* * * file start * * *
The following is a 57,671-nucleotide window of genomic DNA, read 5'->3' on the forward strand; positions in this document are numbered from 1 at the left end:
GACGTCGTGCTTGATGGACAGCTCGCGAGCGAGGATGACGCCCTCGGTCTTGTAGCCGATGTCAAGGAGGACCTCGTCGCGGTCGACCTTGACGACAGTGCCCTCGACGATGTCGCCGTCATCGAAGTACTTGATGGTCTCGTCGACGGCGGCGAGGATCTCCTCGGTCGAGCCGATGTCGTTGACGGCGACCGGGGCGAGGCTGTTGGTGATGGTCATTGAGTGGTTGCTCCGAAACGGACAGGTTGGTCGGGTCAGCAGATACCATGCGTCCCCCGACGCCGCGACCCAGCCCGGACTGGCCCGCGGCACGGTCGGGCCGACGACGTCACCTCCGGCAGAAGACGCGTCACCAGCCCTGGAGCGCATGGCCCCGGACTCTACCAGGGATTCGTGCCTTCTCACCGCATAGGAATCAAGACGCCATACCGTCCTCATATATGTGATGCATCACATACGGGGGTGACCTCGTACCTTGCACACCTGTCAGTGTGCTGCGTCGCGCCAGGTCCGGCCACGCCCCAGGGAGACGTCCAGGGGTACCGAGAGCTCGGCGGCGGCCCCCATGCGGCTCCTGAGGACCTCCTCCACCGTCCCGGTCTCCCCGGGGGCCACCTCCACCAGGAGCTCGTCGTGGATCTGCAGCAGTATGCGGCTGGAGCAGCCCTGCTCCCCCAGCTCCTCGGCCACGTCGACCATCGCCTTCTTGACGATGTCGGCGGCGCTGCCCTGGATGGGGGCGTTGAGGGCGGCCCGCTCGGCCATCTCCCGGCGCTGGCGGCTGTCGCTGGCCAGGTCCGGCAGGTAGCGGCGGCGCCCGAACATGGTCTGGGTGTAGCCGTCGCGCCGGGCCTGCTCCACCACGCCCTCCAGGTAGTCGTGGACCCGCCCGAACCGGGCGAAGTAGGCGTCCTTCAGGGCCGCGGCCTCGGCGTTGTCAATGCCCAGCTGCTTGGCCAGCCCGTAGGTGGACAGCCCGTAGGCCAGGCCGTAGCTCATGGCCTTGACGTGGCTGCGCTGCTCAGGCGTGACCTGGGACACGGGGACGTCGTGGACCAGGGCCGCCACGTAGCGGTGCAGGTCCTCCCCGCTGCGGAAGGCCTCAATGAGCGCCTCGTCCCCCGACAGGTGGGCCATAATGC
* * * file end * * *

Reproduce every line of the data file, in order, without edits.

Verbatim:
The following is a 57,671-nucleotide window of genomic DNA, read 5'->3' on the forward strand; positions in this document are numbered from 1 at the left end:
GACGTCGTGCTTGATGGACAGCTCGCGAGCGAGGATGACGCCCTCGGTCTTGTAGCCGATGTCAAGGAGGACCTCGTCGCGGTCGACCTTGACGACAGTGCCCTCGACGATGTCGCCGTCATCGAAGTACTTGATGGTCTCGTCGACGGCGGCGAGGATCTCCTCGGTCGAGCCGATGTCGTTGACGGCGACCGGGGCGAGGCTGTTGGTGATGGTCATTGAGTGGTTGCTCCGAAACGGACAGGTTGGTCGGGTCAGCAGATACCATGCGTCCCCCGACGCCGCGACCCAGCCCGGACTGGCCCGCGGCACGGTCGGGCCGACGACGTCACCTCCGGCAGAAGACGCGTCACCAGCCCTGGAGCGCATGGCCCCGGACTCTACCAGGGATTCGTGCCTTCTCACCGCATAGGAATCAAGACGCCATACCGTCCTCATATATGTGATGCATCACATACGGGGGTGACCTCGTACCTTGCACACCTGTCAGTGTGCTGCGTCGCGCCAGGTCCGGCCACGCCCCAGGGAGACGTCCAGGGGTACCGAGAGCTCGGCGGCGGCCCCCATGCGGCTCCTGAGGACCTCCTCCACCGTCCCGGTCTCCCCGGGGGCCACCTCCACCAGGAGCTCGTCGTGGATCTGCAGCAGTATGCGGCTGGAGCAGCCCTGCTCCCCCAGCTCCTCGGCCACGTCGACCATCGCCTTCTTGACGATGTCGGCGGCGCTGCCCTGGATGGGGGCGTTGAGGGCGGCCCGCTCGGCCATCTCCCGGCGCTGGCGGCTGTCGCTGGCCAGGTCCGGCAGGTAGCGGCGGCGCCCGAACATGGTCTGGGTGTAGCCGTCGCGCCGGGCCTGCTCCACCACGCCCTCCAGGTAGTCGTGGACCCGCCCGAACCGGGCGAAGTAGGCGTCCTTCAGGGCCGCGGCCTCGGCGTTGTCAATGCCCAGCTGCTTGGCCAGCCCGTAGGTGGACAGCCCGTAGGCCAGGCCGTAGCTCATGGCCTTGACGTGGCTGCGCTGCTCAGGCGTGACCTGGGACACGGGGACGTCGTGGACCAGGGCCGCCACGTAGCGGTGCAGGTCCTCCCCGCTGCGGAAGGCCTCAATGAGCGCCTCGTCCCCCGACAGGTGGGCCATAATGC